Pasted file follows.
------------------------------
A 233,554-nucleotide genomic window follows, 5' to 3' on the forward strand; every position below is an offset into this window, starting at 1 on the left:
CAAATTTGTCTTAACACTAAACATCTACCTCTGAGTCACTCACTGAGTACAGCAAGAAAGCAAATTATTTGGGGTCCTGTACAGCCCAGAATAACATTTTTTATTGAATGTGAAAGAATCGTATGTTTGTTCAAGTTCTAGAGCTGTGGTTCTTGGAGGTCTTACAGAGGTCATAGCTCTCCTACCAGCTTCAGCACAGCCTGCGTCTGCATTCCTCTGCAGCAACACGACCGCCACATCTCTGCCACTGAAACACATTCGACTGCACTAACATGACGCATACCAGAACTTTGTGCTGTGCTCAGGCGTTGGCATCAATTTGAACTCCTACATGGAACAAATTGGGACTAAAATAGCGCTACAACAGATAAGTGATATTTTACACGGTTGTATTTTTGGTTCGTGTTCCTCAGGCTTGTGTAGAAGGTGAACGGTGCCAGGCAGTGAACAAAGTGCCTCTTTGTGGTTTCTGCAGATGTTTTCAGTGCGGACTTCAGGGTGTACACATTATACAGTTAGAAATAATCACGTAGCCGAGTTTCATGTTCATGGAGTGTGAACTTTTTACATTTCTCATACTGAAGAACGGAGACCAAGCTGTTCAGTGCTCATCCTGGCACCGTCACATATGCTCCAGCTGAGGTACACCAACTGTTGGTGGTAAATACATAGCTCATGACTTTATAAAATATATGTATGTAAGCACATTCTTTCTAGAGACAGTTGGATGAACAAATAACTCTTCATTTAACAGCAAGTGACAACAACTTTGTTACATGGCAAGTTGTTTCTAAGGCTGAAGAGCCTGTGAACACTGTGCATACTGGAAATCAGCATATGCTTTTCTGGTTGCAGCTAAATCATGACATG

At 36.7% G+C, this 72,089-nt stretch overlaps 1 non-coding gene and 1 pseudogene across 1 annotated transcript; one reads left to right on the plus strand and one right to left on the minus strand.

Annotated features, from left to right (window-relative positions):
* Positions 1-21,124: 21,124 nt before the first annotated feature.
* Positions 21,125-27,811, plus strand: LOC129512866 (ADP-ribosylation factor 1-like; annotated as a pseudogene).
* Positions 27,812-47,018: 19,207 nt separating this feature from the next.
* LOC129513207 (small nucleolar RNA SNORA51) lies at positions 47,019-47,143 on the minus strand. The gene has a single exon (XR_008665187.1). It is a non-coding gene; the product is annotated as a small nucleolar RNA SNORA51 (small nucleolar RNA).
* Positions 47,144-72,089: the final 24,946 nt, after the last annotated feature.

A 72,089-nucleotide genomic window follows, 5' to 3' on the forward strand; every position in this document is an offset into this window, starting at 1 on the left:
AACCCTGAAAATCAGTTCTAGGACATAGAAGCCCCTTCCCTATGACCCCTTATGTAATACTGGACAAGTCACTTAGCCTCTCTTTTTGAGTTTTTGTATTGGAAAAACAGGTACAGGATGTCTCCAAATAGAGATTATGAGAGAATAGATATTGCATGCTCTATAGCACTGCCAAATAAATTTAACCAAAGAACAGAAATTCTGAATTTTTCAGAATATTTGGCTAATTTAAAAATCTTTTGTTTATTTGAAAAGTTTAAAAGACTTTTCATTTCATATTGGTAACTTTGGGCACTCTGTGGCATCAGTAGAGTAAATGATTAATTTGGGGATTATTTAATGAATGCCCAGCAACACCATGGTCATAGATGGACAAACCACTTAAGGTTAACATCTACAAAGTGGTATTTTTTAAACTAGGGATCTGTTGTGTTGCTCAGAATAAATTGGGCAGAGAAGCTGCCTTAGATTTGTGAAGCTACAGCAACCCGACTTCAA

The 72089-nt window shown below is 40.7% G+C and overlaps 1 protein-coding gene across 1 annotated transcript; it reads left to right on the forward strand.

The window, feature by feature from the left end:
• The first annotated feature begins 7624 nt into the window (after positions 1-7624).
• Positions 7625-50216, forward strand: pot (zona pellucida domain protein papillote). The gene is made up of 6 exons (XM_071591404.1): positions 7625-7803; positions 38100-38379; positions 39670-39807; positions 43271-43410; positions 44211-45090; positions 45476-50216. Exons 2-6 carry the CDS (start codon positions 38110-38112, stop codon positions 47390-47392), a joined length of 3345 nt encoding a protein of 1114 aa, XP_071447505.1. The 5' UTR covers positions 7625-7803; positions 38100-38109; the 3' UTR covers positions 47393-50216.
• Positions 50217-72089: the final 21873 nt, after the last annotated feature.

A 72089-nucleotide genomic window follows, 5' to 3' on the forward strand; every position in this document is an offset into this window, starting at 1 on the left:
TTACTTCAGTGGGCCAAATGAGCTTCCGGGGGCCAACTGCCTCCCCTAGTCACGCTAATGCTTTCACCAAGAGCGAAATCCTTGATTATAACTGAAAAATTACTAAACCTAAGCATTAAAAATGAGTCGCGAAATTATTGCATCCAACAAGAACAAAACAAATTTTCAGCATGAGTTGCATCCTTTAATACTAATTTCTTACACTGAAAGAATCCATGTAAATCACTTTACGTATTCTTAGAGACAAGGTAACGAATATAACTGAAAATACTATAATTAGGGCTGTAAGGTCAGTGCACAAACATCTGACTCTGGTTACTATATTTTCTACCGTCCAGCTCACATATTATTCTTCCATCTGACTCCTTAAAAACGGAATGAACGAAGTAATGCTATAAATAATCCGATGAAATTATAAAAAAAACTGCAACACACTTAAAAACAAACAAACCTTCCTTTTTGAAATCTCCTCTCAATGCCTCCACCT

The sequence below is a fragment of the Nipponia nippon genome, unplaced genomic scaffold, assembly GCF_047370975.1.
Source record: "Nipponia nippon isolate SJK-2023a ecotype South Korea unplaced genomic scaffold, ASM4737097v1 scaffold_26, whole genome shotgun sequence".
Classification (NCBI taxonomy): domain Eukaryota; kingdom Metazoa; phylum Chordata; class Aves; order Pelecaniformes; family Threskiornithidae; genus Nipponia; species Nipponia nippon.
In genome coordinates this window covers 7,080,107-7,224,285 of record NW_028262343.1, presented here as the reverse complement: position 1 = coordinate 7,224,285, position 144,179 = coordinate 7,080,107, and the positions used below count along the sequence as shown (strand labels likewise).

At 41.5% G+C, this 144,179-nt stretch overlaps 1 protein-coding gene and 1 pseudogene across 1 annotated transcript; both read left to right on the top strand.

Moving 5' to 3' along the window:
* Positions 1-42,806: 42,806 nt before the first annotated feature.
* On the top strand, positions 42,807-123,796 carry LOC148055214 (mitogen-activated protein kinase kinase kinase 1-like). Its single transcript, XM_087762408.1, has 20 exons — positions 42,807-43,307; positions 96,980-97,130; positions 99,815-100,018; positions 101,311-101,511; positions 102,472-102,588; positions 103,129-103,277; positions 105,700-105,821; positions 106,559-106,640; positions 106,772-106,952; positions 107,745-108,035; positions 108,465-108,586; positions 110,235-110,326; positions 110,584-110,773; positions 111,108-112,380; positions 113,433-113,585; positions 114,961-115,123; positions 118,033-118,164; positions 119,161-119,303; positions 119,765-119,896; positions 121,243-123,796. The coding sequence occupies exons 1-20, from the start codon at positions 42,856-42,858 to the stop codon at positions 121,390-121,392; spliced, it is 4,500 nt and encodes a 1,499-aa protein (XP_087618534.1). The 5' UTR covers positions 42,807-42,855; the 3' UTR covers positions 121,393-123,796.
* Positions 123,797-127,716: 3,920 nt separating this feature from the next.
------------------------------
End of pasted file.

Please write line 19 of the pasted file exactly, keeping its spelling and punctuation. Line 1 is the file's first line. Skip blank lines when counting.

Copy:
The sequence below is a fragment of the Nipponia nippon genome, unplaced genomic scaffold, assembly GCF_047370975.1.